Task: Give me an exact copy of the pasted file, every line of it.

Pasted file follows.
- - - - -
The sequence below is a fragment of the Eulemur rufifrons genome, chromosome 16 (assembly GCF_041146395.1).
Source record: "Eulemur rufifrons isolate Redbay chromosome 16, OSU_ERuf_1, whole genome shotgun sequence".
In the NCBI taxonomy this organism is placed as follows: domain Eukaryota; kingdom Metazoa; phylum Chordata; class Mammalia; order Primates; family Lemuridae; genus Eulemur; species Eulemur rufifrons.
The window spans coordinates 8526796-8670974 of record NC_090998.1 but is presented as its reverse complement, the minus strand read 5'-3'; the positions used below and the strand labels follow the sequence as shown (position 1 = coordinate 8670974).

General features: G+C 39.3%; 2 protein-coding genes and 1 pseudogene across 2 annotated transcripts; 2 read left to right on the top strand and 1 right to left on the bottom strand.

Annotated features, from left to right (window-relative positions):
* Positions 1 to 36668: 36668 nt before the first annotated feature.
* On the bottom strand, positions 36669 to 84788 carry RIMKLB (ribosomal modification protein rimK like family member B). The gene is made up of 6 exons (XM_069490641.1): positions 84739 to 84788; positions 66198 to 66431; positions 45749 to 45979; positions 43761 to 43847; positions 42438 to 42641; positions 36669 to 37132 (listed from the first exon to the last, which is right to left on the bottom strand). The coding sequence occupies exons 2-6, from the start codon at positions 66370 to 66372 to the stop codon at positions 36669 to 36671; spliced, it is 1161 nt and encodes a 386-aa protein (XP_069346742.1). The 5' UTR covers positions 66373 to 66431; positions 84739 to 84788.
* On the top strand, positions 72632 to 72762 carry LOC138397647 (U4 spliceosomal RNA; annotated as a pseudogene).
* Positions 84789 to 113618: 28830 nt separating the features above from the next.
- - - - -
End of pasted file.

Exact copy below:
The sequence below is a fragment of the Eulemur rufifrons genome, chromosome 16 (assembly GCF_041146395.1).
Source record: "Eulemur rufifrons isolate Redbay chromosome 16, OSU_ERuf_1, whole genome shotgun sequence".
In the NCBI taxonomy this organism is placed as follows: domain Eukaryota; kingdom Metazoa; phylum Chordata; class Mammalia; order Primates; family Lemuridae; genus Eulemur; species Eulemur rufifrons.
The window spans coordinates 8526796-8670974 of record NC_090998.1 but is presented as its reverse complement, the minus strand read 5'-3'; the positions used below and the strand labels follow the sequence as shown (position 1 = coordinate 8670974).

General features: G+C 39.3%; 2 protein-coding genes and 1 pseudogene across 2 annotated transcripts; 2 read left to right on the top strand and 1 right to left on the bottom strand.

Annotated features, from left to right (window-relative positions):
* Positions 1 to 36668: 36668 nt before the first annotated feature.
* On the bottom strand, positions 36669 to 84788 carry RIMKLB (ribosomal modification protein rimK like family member B). The gene is made up of 6 exons (XM_069490641.1): positions 84739 to 84788; positions 66198 to 66431; positions 45749 to 45979; positions 43761 to 43847; positions 42438 to 42641; positions 36669 to 37132 (listed from the first exon to the last, which is right to left on the bottom strand). The coding sequence occupies exons 2-6, from the start codon at positions 66370 to 66372 to the stop codon at positions 36669 to 36671; spliced, it is 1161 nt and encodes a 386-aa protein (XP_069346742.1). The 5' UTR covers positions 66373 to 66431; positions 84739 to 84788.
* On the top strand, positions 72632 to 72762 carry LOC138397647 (U4 spliceosomal RNA; annotated as a pseudogene).
* Positions 84789 to 113618: 28830 nt separating the features above from the next.